Has the pandemic caused you to worry more than usual about your finances? Well, you’re not alone…
With 47% of respondents to a global survey stating they are less well-off now compared to before the pandemic and 24% worried about job security, it’s clear that the virus is continuing to wreak havoc on our financial – and mental health.
The kids are… not alright
And it’s not just adults who are feeling the pressure – our kids are picking up on it too. According to a monthly study of children’s mental health symptoms during the pandemic, children from poorer households were more likely to be unhappy or worried, or show behaviour such as clinginess or restlessness, between March and October 2020 when compared with other children.
How can I support my child?
Tempting as it is to try and protect children from your money worries, a keyway of allaying their fears is to actually get them involved with the household finances – after all, we tend to fear what we don’t understand. Research shows that children who are exposed to conversations about money and financial responsibility are more confident and tend to do better with money as adults3. So, here are some top tips to get your kids on the path to financial success.
Our top tips:
- Regular pocket money – whether it’s £1 or £10 per week, giving children their own money to manage can help foster positive conversations about budgeting, saving and spending
- Reward hard work – offering cash in exchange for household chores is an excellent way to teach children the value of money, i.e., it is something to be earned through work
- Involve them in household spending decisions – whether you’re doing the weekly grocery shop or looking for a new broadband deal, challenge the kids to find better deals! As an incentive, you could even offer them a percentage of whatever savings they make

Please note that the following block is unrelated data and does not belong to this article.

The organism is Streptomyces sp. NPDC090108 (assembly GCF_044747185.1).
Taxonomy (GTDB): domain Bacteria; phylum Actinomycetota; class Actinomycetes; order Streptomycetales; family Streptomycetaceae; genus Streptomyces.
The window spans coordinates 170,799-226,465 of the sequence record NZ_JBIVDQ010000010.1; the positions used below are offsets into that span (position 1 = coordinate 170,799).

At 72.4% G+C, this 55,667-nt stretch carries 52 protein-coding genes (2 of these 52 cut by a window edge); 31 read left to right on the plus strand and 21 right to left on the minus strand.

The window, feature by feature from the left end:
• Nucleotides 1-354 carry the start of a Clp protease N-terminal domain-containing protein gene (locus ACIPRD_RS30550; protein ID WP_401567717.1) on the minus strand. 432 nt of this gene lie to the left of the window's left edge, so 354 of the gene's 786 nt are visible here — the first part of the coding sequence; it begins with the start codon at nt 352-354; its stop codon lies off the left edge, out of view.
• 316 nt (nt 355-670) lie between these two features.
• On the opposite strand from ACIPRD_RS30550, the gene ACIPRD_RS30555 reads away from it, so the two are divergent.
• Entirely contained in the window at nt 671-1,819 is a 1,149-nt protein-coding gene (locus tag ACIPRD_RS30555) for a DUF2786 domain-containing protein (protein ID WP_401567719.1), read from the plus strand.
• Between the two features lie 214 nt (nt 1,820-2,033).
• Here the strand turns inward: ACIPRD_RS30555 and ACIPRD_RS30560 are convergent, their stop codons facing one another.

- Play a board game! – there are plenty of board games that can help kids learn about key financial concepts in a fun way. From Payday, which introduces the concepts of budgeting and living expenses, to Monopoly, which helps kids learn about financial negotiation and dealing with taxes, there are plenty of educational games out there
- Think out loud – talking through any money-related decisions with your children will help them learn by example. Did you just choose a supermarket-own washing up liquid instead of a well-known brand on the weekly shop? Tell them why!
And how can we support you?
Our advisers understand how thinly parents are stretched now. That’s where we come in. Let us shoulder some of the burden so you can concentrate on looking after your family. We can help you explore the available options to get your finances back on track so you – and the kids – can feel positive.